“Honestly, there’s nothing in the name of basic facilities here. Water and sanitation are something too fundamental that the authorities have failed to provide,” complained a resident.
Those seeking refuge are hindered by financial constraints and find it hard to purchase water bottles regularly. They rely on public water taps and water tankers.
“Why aren’t there any solutions in place?” questions Sushila Kumari, 35, a resident of the shelter home outside Safdarjung Hospital.
“Potable water is not merely a convenience but a fundamental right. The absence of a consistent and reliable water supply is a systemic failure and burdens those who are already suffering due to lack of medical care in hometowns,” says Sushila.
Residents also lament the lack of functional and accessible toilets within the shelter homes, heightening their reliance on nearby public facilities.
“There are no makeshift toilets and consequently we have to walk a long patch of road to use the toilet inside the hospital. It is extremely difficult and inconvenient especially for women and children,” says Kamlesh Meena, 50.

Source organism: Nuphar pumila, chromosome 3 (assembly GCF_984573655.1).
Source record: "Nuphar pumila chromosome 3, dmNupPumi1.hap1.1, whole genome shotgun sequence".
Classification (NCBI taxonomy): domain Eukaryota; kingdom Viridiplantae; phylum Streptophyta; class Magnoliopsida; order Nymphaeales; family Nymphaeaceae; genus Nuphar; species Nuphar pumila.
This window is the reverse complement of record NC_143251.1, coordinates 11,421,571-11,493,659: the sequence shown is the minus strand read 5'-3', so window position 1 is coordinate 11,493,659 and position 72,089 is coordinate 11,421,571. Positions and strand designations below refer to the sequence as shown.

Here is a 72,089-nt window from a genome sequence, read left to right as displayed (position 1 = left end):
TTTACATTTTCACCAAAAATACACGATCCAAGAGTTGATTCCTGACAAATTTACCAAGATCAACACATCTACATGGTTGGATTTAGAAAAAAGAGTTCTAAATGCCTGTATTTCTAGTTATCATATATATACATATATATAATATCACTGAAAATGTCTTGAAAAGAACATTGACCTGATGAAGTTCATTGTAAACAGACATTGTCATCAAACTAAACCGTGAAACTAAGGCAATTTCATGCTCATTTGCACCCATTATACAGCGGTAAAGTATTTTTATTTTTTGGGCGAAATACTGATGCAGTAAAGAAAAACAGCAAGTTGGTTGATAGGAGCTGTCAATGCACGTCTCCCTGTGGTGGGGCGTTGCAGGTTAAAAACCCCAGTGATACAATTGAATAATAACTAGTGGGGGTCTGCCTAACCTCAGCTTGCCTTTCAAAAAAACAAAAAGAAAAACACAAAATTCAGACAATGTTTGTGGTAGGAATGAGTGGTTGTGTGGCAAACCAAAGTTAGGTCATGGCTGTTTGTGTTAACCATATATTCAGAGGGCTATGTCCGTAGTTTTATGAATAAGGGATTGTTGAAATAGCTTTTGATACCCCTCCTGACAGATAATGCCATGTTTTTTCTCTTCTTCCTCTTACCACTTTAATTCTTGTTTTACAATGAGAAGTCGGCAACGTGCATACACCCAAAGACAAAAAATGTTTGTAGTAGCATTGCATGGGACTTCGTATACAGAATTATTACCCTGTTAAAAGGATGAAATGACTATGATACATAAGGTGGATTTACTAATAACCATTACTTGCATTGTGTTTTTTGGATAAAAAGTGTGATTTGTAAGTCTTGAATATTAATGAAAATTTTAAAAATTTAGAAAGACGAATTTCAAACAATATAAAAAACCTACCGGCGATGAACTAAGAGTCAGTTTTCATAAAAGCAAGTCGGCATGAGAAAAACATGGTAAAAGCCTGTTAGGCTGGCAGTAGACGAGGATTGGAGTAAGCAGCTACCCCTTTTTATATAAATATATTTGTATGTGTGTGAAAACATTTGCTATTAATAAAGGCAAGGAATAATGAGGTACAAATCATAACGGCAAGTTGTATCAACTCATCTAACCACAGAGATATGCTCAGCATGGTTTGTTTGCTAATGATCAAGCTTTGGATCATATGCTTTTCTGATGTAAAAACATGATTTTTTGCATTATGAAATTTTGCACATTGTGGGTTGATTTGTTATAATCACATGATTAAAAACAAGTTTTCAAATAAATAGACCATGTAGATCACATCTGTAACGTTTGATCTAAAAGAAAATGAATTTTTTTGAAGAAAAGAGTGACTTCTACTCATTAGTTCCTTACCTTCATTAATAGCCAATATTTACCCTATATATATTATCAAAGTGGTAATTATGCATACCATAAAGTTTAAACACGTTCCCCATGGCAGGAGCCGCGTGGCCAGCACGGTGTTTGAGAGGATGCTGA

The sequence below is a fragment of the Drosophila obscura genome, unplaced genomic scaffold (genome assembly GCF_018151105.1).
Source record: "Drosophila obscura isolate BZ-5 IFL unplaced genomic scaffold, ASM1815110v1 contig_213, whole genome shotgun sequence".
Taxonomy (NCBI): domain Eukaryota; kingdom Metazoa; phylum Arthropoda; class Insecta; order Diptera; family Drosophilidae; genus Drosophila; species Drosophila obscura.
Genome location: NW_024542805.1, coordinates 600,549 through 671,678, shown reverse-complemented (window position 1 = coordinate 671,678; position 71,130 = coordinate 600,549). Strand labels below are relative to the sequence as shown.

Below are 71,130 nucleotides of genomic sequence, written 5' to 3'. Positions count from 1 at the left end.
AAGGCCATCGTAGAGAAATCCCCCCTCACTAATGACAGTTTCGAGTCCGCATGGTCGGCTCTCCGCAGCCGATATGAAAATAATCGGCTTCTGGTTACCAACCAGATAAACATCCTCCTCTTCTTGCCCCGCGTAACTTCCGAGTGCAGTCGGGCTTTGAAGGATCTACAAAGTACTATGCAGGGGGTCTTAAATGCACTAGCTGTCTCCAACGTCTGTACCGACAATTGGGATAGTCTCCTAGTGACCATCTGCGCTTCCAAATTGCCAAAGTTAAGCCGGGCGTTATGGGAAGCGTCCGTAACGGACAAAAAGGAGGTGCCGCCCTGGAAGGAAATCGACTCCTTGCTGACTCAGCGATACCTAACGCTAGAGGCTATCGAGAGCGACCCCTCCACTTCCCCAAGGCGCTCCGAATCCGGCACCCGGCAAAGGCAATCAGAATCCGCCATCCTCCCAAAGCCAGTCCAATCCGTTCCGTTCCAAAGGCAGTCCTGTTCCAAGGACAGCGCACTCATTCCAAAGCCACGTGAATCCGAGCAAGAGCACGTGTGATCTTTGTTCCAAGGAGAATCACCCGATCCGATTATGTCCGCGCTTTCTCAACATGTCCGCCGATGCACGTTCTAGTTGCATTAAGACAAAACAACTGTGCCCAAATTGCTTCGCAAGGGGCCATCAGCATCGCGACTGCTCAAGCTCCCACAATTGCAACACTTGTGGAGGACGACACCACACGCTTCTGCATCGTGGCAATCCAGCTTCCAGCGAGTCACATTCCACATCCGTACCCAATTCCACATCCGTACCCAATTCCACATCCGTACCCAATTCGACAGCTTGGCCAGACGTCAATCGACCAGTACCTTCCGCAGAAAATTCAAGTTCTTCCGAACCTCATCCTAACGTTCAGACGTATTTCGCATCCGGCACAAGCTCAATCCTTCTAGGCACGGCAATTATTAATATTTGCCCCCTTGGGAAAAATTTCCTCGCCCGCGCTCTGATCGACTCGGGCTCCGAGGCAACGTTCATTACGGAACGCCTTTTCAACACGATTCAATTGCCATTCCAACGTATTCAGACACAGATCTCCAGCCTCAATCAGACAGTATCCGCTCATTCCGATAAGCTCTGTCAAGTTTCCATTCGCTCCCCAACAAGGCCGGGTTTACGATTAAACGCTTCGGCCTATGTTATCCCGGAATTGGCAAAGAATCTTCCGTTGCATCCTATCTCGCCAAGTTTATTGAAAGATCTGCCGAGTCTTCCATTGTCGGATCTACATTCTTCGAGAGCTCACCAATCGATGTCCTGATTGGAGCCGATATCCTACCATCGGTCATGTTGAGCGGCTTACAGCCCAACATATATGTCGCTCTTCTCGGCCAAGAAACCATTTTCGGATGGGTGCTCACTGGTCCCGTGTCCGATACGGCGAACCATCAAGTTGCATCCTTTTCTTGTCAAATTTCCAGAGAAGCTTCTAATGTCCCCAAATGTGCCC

The New Delhi Municipal Council (NDMC) toilet facility, close to the shelter home, disappoints. Although officially open till 10 pm, the facility is often closed before time, with its caretaker routinely locking it up at 8pm.
Meena, who hails from Moradabad in Uttar Pradesh, and is here for lung tumour treatment at AIIMS, highlights the challenges.
“After sunset, the caretaker locks the toilet, leaving us with no option but to use facilities within the hospital, which are quite far from our shelter homes. Even in daylight, the condition of these facilities is deplorable.”
Since he can’t afford to travel frequently and his next medical appointment is just 15 days away, Meena has made the difficult decision to remain in the Capital.
“People should recognise that the influx of patients and their families at the hospital is overwhelming. A significant number is here primarily for free meals as per my observation. Staying here is a feasible option for many people. Every day, they receive food from the Delhi Urban Shelter Improvement Board (DUSIB), and at night, volunteers distribute blankets. Currently, someone is distributing poori-sabzi a few meters away,” shares Jeetu Singh, proprietor of a tea stall outside gate No. 1 of AIIMS.